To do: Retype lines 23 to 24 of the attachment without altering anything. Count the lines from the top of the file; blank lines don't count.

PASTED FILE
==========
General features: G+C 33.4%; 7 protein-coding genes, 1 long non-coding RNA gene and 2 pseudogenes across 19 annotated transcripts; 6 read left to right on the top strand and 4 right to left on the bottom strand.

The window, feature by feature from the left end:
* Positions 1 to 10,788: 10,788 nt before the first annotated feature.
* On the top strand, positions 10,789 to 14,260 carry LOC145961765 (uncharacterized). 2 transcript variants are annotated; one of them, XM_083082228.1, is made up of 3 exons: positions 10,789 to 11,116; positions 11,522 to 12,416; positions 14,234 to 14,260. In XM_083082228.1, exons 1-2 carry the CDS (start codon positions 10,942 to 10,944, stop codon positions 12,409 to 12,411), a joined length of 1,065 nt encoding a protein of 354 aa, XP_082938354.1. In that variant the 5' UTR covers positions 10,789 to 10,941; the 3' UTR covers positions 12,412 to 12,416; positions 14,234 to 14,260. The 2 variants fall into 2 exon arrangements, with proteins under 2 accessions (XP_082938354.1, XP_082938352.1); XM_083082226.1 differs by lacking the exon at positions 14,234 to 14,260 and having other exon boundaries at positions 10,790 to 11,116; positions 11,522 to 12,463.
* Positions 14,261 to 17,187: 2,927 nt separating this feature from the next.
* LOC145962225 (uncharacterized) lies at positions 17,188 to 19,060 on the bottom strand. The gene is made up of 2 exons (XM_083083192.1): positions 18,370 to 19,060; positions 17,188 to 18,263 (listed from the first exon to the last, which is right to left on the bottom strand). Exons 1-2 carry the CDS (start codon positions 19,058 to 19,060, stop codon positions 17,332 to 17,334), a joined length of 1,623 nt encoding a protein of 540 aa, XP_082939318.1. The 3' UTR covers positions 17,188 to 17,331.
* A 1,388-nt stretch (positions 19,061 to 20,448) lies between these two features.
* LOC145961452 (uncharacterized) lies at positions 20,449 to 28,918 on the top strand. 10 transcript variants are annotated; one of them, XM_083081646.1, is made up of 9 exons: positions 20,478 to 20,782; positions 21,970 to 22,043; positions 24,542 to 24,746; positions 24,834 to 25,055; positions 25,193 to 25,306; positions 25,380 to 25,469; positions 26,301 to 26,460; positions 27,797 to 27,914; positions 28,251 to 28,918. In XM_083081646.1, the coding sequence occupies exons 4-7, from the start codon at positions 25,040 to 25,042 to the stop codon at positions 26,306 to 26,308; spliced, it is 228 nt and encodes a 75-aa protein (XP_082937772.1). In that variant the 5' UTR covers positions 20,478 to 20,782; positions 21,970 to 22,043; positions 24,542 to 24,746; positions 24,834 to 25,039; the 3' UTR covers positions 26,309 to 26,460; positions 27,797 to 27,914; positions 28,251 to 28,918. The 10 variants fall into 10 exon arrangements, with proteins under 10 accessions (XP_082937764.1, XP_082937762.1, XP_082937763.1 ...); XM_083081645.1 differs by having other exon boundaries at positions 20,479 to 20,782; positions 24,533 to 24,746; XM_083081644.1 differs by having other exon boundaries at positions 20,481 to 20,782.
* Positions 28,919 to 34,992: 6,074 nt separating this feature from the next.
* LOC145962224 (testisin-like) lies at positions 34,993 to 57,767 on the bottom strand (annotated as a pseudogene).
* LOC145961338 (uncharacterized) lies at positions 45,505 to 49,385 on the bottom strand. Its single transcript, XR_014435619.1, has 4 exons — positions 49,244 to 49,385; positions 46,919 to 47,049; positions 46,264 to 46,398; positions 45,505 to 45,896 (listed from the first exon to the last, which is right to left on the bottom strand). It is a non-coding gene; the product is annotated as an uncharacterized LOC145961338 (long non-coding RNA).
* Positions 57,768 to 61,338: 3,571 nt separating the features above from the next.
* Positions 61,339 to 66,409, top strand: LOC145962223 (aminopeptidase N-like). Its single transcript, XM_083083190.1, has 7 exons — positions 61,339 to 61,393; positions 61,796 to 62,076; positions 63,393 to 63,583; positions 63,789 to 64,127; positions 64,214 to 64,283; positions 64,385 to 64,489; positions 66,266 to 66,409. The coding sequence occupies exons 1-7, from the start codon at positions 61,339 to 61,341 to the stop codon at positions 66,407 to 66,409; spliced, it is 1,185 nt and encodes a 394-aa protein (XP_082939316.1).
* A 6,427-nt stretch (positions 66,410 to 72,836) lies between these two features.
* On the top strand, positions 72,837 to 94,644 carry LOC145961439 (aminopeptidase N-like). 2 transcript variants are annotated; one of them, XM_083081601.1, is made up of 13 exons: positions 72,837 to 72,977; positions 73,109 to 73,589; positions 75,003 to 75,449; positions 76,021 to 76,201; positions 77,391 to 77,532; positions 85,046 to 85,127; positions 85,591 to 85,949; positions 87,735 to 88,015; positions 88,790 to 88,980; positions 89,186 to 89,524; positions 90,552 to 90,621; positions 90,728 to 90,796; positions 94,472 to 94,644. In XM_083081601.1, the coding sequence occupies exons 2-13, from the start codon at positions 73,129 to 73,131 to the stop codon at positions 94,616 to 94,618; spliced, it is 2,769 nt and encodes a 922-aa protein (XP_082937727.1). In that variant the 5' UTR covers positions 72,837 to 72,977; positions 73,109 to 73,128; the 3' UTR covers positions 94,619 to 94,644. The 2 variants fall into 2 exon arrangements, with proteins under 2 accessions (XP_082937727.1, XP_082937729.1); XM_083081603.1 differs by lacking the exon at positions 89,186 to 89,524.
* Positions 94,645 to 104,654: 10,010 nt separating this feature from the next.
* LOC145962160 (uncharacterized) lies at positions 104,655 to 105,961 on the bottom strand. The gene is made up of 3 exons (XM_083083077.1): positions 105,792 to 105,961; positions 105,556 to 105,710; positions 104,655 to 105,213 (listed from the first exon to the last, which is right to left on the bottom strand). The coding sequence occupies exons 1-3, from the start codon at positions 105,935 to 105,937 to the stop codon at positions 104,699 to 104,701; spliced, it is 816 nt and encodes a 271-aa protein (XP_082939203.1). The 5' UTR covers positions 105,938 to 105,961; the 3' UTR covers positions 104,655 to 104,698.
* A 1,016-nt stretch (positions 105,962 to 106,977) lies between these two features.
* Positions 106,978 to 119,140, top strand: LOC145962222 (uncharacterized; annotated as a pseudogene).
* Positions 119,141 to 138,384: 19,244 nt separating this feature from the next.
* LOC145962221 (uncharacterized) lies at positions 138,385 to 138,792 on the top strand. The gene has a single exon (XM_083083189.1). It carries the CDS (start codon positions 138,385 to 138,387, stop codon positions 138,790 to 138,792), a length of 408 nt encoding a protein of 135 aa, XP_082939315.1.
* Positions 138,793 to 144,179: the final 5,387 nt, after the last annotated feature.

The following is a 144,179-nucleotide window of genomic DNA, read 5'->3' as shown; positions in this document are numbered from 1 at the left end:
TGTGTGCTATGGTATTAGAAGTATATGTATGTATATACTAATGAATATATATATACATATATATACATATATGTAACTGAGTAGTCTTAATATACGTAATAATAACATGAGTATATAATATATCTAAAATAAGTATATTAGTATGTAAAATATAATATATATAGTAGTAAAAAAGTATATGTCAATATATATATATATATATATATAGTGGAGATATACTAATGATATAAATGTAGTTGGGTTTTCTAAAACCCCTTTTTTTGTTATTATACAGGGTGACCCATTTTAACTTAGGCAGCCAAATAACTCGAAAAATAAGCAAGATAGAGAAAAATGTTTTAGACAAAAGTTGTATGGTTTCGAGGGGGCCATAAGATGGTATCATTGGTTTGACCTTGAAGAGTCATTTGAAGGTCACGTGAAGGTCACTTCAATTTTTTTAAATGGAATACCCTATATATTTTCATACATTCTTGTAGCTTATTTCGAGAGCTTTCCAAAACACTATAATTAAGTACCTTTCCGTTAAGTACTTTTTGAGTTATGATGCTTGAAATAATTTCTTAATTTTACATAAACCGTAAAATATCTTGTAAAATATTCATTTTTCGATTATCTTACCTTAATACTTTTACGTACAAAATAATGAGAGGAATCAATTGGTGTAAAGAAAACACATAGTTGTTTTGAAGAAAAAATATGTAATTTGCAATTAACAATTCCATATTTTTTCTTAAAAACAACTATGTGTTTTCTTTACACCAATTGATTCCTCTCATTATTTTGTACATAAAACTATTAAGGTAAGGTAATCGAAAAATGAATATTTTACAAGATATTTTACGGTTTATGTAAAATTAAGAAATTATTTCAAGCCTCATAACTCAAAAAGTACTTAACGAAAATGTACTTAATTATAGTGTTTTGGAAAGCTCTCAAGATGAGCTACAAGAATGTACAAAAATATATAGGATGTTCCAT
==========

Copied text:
The following is a 144,179-nucleotide window of genomic DNA, read 5'->3' as shown; positions in this document are numbered from 1 at the left end:
TGTGTGCTATGGTATTAGAAGTATATGTATGTATATACTAATGAATATATATATACATATATATACATATATGTAACTGAGTAGTCTTAATATACGTAATAATAACATGAGTATATAATATATCTAAAATAAGTATATTAGTATGTAAAATATAATATATATAGTAGTAAAAAAGTATATGTCAATATATATATATATATATATATAGTGGAGATATACTAATGATATAAATGTAGTTGGGTTTTCTAAAACCCCTTTTTTTGTTATTATACAGGGTGACCCATTTTAACTTAGGCAGCCAAATAACTCGAAAAATAAGCAAGATAGAGAAAAATGTTTTAGACAAAAGTTGTATGGTTTCGAGGGGGCCATAAGATGGTATCATTGGTTTGACCTTGAAGAGTCATTTGAAGGTCACGTGAAGGTCACTTCAATTTTTTTAAATGGAATACCCTATATATTTTCATACATTCTTGTAGCTTATTTCGAGAGCTTTCCAAAACACTATAATTAAGTACCTTTCCGTTAAGTACTTTTTGAGTTATGATGCTTGAAATAATTTCTTAATTTTACATAAACCGTAAAATATCTTGTAAAATATTCATTTTTCGATTATCTTACCTTAATACTTTTACGTACAAAATAATGAGAGGAATCAATTGGTGTAAAGAAAACACATAGTTGTTTTGAAGAAAAAATATGTAATTTGCAATTAACAATTCCATATTTTTTCTTAAAAACAACTATGTGTTTTCTTTACACCAATTGATTCCTCTCATTATTTTGTACATAAAACTATTAAGGTAAGGTAATCGAAAAATGAATATTTTACAAGATATTTTACGGTTTATGTAAAATTAAGAAATTATTTCAAGCCTCATAACTCAAAAAGTACTTAACGAAAATGTACTTAATTATAGTGTTTTGGAAAGCTCTCAAGATGAGCTACAAGAATGTACAAAAATATATAGGATGTTCCAT